The lone voice of horticultural reason

Balancing Act

Most gardeners understand and recognize the design concept of balance when gazing at a formal landscape. If there is a dwarf blooming tree in one corner of a square or rectangular garden room, there is the same plant in the other three corners. A tall, narrow shrub standing sentry on one side of a gate, arbor or entryway will have its match directly on the other side.

Balance in formal design is as simple as placing plants symmetrically.

Yet creating balance is just as important in informal landscape design, while also more difficult to achieve. Instead of a formal design where one half mirrors the other, one must judge what I call the “visual weight” of the various plants chosen and placed throughout the informal landscape.

It’s a difficult concept to describe solely in words, but simple to explain with photos, so I’m going to use three photos and describe what’s creating the balance in each:

Here’s a house foundation landscape with plenty of snap and sizzle, but all this action takes place on the right-hand side of the walkway.  If green lawn were the only element on the left, the view would be out of balance. So I added the island bed on the left featuring a clump birch, grasses and perennials. The birch’s visual weight via color and height, now and as it matures, in addition to the size of the oval island bed (extending out of frame), balances the view.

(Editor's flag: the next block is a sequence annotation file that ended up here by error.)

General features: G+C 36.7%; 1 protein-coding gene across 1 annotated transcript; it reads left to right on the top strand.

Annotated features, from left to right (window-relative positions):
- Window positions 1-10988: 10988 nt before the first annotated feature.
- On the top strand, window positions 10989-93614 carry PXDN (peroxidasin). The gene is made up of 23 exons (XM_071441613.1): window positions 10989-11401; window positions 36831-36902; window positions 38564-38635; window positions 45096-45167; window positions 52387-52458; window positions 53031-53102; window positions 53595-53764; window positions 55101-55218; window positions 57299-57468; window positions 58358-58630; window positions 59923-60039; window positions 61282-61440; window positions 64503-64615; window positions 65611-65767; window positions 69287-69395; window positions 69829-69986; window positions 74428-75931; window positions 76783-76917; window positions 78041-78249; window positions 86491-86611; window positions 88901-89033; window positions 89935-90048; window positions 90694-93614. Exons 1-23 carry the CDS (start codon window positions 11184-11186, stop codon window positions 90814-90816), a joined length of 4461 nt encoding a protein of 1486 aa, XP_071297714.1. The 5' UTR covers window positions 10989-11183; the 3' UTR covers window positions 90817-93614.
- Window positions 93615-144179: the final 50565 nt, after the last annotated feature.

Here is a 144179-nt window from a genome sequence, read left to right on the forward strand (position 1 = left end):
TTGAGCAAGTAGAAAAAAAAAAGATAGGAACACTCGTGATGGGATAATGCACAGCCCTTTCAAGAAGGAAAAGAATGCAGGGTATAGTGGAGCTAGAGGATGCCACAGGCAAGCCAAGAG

Visual weight cares not about equality in form. In fact, mixing and matching plant forms makes a landscape more compelling.  In your mind’s eye, remove the pyramidal pine on the left from the scene. The spreading, weeping crabapple (‘Louisa’) would still look lovely, but the remaining shrubs don’t provide enough weight to balance the scene.  The pine, even with its starkly different form, does.  A tall clump birch (top center) is at the end of this long, curving bed, and adds a nice third element.


Here’s a lively driveway entrance bed we created in this summer.  The commanding I-beam address marker thrusts upward from the center, but that’s the only formal element. Does it look balanced? I believe it does (note that the three-trunk Whitespire birch about a third of the way in from the right isn’t in the bed, it’s actually 20 feet beyond, but doesn’t hurt). Here, I’m also balancing colors. The gorgeous prostrate blue spruce (‘Procumbens’) gives a huge whiff of blue, so I countered with the swath of festuca ‘Elijah Blue’ to the left.  The low-growing form of weigela that snakes in front of the I-beam struts burgundy, so that color is dashed elsewhere via the upright barberry to the left of the largest central boulder.

Now note the three commanding gold-yellow touches: juniper ‘Daub’s Frosted’ in the left foreground, chamaecyparis ‘King’s Gold’ right foreground, and the Tiger Eye sumac peaking out on both sides of the I-beam. They create a triangle, the oldest landscape design trick in the book.

Don Engebretson
The Renegade Gardener